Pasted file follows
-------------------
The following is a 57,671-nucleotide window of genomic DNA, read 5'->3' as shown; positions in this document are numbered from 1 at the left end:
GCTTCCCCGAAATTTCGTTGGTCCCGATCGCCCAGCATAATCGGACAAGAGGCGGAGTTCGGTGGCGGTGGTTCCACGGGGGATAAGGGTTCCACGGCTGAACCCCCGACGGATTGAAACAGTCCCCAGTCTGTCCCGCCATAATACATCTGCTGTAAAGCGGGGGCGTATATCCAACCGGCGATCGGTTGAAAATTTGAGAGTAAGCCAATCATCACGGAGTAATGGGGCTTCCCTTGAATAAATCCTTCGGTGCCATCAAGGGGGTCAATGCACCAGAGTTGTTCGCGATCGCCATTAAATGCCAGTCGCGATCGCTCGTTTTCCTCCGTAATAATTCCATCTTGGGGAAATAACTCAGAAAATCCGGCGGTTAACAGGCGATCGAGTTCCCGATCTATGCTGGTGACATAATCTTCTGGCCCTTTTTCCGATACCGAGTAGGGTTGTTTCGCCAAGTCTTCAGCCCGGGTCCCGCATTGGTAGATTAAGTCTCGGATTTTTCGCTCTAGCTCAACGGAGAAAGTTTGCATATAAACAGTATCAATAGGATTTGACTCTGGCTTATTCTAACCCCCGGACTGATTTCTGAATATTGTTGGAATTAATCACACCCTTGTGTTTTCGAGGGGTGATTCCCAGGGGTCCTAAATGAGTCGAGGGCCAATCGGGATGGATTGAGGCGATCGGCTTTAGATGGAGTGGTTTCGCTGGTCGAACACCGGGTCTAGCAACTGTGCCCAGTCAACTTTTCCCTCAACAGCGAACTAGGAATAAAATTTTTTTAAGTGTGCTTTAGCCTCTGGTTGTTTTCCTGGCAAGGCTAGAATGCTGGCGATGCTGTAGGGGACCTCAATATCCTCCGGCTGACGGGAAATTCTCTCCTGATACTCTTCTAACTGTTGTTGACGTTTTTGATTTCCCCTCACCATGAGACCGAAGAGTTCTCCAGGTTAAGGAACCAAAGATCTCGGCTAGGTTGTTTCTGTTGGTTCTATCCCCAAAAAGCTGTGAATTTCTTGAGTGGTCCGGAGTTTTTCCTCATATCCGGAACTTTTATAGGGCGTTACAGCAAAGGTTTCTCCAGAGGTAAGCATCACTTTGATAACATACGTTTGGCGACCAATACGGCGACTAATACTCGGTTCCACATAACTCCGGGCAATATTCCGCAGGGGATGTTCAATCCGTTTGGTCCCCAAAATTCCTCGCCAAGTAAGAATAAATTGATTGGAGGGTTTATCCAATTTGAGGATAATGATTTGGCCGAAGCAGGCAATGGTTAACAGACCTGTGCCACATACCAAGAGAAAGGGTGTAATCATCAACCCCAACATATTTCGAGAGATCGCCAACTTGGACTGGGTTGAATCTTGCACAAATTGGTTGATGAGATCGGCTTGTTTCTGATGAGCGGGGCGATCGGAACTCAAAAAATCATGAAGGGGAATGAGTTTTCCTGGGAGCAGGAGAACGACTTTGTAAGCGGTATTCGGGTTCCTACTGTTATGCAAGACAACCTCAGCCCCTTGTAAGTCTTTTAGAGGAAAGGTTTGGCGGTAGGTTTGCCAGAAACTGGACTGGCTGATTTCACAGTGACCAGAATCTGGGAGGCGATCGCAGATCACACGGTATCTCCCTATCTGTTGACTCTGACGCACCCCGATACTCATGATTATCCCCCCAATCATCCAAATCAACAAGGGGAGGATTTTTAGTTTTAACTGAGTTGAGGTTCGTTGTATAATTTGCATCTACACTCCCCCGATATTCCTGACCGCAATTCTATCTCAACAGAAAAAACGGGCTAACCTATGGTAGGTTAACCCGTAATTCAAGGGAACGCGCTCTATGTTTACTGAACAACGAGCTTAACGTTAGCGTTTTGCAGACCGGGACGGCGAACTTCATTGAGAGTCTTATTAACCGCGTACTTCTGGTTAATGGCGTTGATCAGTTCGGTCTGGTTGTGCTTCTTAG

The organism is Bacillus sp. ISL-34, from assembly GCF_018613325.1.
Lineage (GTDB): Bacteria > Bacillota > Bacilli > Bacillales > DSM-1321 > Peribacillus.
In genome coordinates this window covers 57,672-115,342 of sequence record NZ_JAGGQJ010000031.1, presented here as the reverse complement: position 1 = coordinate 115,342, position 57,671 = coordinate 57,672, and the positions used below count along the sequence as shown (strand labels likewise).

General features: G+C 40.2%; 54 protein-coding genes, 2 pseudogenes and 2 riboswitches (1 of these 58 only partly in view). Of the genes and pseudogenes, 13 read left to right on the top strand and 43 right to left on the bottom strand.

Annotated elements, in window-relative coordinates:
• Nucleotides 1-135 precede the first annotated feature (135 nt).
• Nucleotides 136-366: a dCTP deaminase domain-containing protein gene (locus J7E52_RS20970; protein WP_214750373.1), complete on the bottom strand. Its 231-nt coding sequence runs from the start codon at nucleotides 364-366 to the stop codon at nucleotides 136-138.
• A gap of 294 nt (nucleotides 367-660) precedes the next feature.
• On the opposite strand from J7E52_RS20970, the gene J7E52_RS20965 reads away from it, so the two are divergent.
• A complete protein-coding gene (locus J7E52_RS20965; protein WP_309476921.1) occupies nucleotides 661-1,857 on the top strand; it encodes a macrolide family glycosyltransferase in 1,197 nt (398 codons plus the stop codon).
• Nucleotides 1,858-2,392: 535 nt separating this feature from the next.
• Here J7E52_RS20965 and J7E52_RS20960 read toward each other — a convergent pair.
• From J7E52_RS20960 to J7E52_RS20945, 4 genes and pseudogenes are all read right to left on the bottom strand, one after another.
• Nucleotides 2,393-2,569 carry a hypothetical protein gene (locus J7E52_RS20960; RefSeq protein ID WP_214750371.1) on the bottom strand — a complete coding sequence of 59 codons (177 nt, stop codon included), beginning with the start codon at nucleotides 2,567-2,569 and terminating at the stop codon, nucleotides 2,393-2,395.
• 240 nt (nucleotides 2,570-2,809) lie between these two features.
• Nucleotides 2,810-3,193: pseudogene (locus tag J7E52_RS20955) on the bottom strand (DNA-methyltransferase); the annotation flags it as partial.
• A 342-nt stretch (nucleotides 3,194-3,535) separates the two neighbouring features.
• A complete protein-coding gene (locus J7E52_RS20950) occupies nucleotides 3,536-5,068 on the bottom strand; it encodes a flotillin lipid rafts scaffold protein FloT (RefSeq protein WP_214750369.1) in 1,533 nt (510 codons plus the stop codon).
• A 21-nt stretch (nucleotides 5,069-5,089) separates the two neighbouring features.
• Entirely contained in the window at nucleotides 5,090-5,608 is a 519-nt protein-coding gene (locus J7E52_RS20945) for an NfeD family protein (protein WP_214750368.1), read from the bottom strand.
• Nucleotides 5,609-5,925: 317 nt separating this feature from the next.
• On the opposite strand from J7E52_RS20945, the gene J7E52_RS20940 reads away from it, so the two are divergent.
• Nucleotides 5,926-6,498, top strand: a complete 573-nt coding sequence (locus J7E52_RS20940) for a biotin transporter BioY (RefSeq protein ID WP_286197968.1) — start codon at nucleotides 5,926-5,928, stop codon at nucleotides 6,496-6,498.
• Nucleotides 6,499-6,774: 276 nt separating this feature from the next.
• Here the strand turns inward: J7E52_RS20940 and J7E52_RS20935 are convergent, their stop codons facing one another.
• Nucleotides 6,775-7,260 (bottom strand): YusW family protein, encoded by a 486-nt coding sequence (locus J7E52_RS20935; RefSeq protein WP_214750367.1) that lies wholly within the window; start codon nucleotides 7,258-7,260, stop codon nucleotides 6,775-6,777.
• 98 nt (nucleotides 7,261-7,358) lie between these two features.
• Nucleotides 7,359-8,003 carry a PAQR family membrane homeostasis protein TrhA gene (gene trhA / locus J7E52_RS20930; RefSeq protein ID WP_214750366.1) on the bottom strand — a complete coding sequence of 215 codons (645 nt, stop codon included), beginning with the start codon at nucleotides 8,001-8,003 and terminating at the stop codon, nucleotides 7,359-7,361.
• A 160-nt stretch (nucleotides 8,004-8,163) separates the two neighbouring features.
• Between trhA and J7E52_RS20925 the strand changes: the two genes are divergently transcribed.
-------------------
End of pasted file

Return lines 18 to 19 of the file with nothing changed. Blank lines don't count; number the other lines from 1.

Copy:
• Nucleotides 2,810-3,193: pseudogene (locus tag J7E52_RS20955) on the bottom strand (DNA-methyltransferase); the annotation flags it as partial.
• A 342-nt stretch (nucleotides 3,194-3,535) separates the two neighbouring features.